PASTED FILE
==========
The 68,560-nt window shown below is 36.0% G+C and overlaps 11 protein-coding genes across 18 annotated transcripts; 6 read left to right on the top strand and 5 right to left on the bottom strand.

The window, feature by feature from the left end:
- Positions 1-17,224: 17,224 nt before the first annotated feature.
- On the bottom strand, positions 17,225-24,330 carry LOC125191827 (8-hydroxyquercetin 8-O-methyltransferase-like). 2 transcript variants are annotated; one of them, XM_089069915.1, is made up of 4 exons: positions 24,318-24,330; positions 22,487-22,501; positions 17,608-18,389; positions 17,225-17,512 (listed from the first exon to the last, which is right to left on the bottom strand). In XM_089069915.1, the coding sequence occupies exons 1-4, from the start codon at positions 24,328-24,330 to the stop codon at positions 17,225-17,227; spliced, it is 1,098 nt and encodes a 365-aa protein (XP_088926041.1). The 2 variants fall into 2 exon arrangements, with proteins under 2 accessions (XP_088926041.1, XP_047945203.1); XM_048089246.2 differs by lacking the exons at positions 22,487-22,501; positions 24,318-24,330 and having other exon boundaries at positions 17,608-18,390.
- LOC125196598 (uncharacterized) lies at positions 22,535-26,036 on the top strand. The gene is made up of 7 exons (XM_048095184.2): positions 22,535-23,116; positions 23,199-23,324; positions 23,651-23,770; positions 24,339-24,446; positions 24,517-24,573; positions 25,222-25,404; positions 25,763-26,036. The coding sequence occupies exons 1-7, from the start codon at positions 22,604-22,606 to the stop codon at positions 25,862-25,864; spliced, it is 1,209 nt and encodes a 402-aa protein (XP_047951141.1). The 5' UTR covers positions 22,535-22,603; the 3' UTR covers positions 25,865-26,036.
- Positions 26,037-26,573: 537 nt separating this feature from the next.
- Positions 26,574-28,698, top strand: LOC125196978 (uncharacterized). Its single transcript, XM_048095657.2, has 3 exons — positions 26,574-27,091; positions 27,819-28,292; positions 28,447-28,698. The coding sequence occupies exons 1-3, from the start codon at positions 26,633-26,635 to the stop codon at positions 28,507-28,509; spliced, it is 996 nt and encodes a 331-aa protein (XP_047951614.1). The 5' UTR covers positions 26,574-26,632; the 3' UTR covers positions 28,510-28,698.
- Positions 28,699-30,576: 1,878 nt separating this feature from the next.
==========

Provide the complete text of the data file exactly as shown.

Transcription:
The 68,560-nt window shown below is 36.0% G+C and overlaps 11 protein-coding genes across 18 annotated transcripts; 6 read left to right on the top strand and 5 right to left on the bottom strand.

The window, feature by feature from the left end:
- Positions 1-17,224: 17,224 nt before the first annotated feature.
- On the bottom strand, positions 17,225-24,330 carry LOC125191827 (8-hydroxyquercetin 8-O-methyltransferase-like). 2 transcript variants are annotated; one of them, XM_089069915.1, is made up of 4 exons: positions 24,318-24,330; positions 22,487-22,501; positions 17,608-18,389; positions 17,225-17,512 (listed from the first exon to the last, which is right to left on the bottom strand). In XM_089069915.1, the coding sequence occupies exons 1-4, from the start codon at positions 24,328-24,330 to the stop codon at positions 17,225-17,227; spliced, it is 1,098 nt and encodes a 365-aa protein (XP_088926041.1). The 2 variants fall into 2 exon arrangements, with proteins under 2 accessions (XP_088926041.1, XP_047945203.1); XM_048089246.2 differs by lacking the exons at positions 22,487-22,501; positions 24,318-24,330 and having other exon boundaries at positions 17,608-18,390.
- LOC125196598 (uncharacterized) lies at positions 22,535-26,036 on the top strand. The gene is made up of 7 exons (XM_048095184.2): positions 22,535-23,116; positions 23,199-23,324; positions 23,651-23,770; positions 24,339-24,446; positions 24,517-24,573; positions 25,222-25,404; positions 25,763-26,036. The coding sequence occupies exons 1-7, from the start codon at positions 22,604-22,606 to the stop codon at positions 25,862-25,864; spliced, it is 1,209 nt and encodes a 402-aa protein (XP_047951141.1). The 5' UTR covers positions 22,535-22,603; the 3' UTR covers positions 25,865-26,036.
- Positions 26,037-26,573: 537 nt separating this feature from the next.
- Positions 26,574-28,698, top strand: LOC125196978 (uncharacterized). Its single transcript, XM_048095657.2, has 3 exons — positions 26,574-27,091; positions 27,819-28,292; positions 28,447-28,698. The coding sequence occupies exons 1-3, from the start codon at positions 26,633-26,635 to the stop codon at positions 28,507-28,509; spliced, it is 996 nt and encodes a 331-aa protein (XP_047951614.1). The 5' UTR covers positions 26,574-26,632; the 3' UTR covers positions 28,510-28,698.
- Positions 28,699-30,576: 1,878 nt separating this feature from the next.